There have been a whole host of new movies out this summer, and the Fulcrum team is here to review them!
Girls Trip is a light, fun, and heartwarming movie, making it a must-see for the summer. Starring fan favourites such as Regina Hall, Queen Latifah, and Jada Pinkett Smith, Girls Trip focuses on a group of old college friends who reunite for a weekend of drunken debauchery. As one would imagine, hilarity ensues.
Aside from it’s A-list cast and comedic value, Girls Trip’s success comes from being one of the rare big-budget movies showing women of colour as carefree, well-rounded individuals. Women of colour also comprise all the leading roles.
This movie is best described as The Hangover for women, but despite its raunchiness, it’s still a chick flick of epic proportions with an extra bit of cheesiness thrown in.
Overall, Girls Trip is an enjoyable and endearing production. Nearly every scene is comedic gold, and it is sure to leave you laughing.
Christopher Nolan’s World War Two film Dunkirk recounts the experiences of hundreds of thousands of British soldiers trapped in occupied France, separated from safety in England by only the English Channel.
The film is hauntingly realistic, as the audience is bombarded by the fear and desperation of the young soldiers. Nolan does not hide the tragedy of war, yet he also manages to illuminate the good in people, as seen in Dunkirk’s ending, which is as uplifting as any sentimental Hollywood blockbuster. (Don’t worry, no spoilers here.)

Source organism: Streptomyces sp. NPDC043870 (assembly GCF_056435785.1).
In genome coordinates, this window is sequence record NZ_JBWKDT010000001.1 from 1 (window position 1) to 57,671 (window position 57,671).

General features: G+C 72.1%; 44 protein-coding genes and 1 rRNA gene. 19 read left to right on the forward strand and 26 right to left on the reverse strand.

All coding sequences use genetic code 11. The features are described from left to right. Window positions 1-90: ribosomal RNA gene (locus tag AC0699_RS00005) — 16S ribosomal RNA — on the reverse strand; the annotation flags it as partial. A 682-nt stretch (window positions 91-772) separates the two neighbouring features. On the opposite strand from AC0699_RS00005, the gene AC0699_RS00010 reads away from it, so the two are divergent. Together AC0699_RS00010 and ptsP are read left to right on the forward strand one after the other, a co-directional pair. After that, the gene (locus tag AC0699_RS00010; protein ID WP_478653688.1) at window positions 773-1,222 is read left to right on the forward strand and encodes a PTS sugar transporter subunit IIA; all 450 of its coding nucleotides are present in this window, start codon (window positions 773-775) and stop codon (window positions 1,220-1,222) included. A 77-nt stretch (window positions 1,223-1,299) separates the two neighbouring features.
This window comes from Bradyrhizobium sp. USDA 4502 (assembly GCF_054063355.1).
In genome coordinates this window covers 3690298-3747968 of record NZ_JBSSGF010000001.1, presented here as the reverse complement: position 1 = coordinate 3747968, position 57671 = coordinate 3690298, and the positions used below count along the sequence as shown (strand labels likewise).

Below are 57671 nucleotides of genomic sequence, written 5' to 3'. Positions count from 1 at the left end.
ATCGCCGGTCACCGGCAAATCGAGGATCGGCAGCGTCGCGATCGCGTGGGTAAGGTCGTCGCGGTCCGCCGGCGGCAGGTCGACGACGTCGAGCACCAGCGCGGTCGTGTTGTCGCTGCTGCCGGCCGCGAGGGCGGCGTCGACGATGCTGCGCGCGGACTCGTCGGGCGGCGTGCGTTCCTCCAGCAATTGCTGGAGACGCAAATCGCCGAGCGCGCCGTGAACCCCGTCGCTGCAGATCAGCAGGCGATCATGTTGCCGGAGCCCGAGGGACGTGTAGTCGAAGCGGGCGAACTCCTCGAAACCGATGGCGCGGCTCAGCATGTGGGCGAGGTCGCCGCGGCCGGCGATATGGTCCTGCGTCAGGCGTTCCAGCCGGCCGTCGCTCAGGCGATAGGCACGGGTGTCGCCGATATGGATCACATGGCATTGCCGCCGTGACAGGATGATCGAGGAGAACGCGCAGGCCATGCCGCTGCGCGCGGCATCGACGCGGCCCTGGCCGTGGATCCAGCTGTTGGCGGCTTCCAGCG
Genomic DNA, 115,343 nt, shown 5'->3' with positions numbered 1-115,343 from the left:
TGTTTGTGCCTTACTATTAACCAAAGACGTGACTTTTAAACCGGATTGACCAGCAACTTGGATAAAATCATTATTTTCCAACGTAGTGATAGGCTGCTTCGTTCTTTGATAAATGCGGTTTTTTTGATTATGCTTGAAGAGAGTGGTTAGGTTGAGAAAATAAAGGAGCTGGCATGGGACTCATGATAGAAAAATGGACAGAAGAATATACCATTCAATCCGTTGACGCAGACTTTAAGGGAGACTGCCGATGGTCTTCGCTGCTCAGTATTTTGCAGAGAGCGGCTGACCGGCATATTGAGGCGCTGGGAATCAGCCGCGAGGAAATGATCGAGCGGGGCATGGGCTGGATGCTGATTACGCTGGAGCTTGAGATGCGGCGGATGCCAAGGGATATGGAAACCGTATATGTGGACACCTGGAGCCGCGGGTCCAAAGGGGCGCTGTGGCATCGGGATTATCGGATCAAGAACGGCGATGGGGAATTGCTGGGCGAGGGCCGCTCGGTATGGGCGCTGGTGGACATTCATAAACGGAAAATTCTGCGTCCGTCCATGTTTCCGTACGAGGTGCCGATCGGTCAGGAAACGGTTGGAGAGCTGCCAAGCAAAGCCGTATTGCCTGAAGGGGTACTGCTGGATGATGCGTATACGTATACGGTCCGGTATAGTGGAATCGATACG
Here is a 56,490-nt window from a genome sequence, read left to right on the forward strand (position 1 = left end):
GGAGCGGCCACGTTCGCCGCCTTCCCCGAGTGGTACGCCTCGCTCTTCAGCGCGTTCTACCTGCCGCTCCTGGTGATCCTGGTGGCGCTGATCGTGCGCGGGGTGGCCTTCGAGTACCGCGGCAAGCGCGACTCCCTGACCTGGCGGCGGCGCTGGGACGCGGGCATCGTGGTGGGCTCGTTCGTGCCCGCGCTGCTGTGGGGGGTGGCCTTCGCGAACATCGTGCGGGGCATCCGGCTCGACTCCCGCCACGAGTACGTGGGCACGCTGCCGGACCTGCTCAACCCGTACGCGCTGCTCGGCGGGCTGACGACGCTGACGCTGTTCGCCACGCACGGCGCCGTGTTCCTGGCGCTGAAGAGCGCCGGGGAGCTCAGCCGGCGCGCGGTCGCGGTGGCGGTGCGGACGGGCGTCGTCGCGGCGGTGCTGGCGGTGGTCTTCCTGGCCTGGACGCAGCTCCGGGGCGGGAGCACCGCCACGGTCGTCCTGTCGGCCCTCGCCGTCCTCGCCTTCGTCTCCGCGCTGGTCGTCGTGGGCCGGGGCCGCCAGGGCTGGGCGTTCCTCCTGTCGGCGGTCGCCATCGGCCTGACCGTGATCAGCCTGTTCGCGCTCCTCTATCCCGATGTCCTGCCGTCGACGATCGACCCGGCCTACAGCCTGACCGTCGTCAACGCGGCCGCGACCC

Dunkirk is a sober demonstration of human resilience, juxtaposed with a reminder of the destruction of which humans are capable. The film is important to watch—not only to bear witness to the men who lost their lives on that beach, or those who risked everything to save them—but to remember that history can sometimes be stranger—and more inspiring—than fiction.
One of the most subversive films of the year, Bong Joon-ho’s sci-fi thriller Okja dazzles, disgusts, moralizes, and melts the heart in equal measure.
The Netflix exclusive centres on the relationship between Mija, the granddaughter of a rural farmer, and Okja, an adorable super-pig lauded with the ability to curb world hunger. It’s an admirable goal, but to eat the super-pig, one must kill it, and that is what sets the movie on its frenetic adventure, as Mija travels from her mountain farm to Seoul to New York City to save Okja from the slaughterhouse.
The film is a much-needed reflection on our current consumption of animal products, as it tackles GMOs, mechanical slaughtering practices, and the fundamental idea that animals just don’t feel fear and pain like we do. But one can watch it and not become a vegetarian—and it’s really not that preachy. Seriously. It’s not that preachy. Though it isn’t without a few very disturbing moments.
Watch it for the moral grandstanding, or watch it for Paul Dano really, really liking animals and a deranged Jake Gyllenhaal. Or watch it for the cutest thing to grace our screens in a long time, because it’s pretty tough to beat that super-pig for sheer adorableness.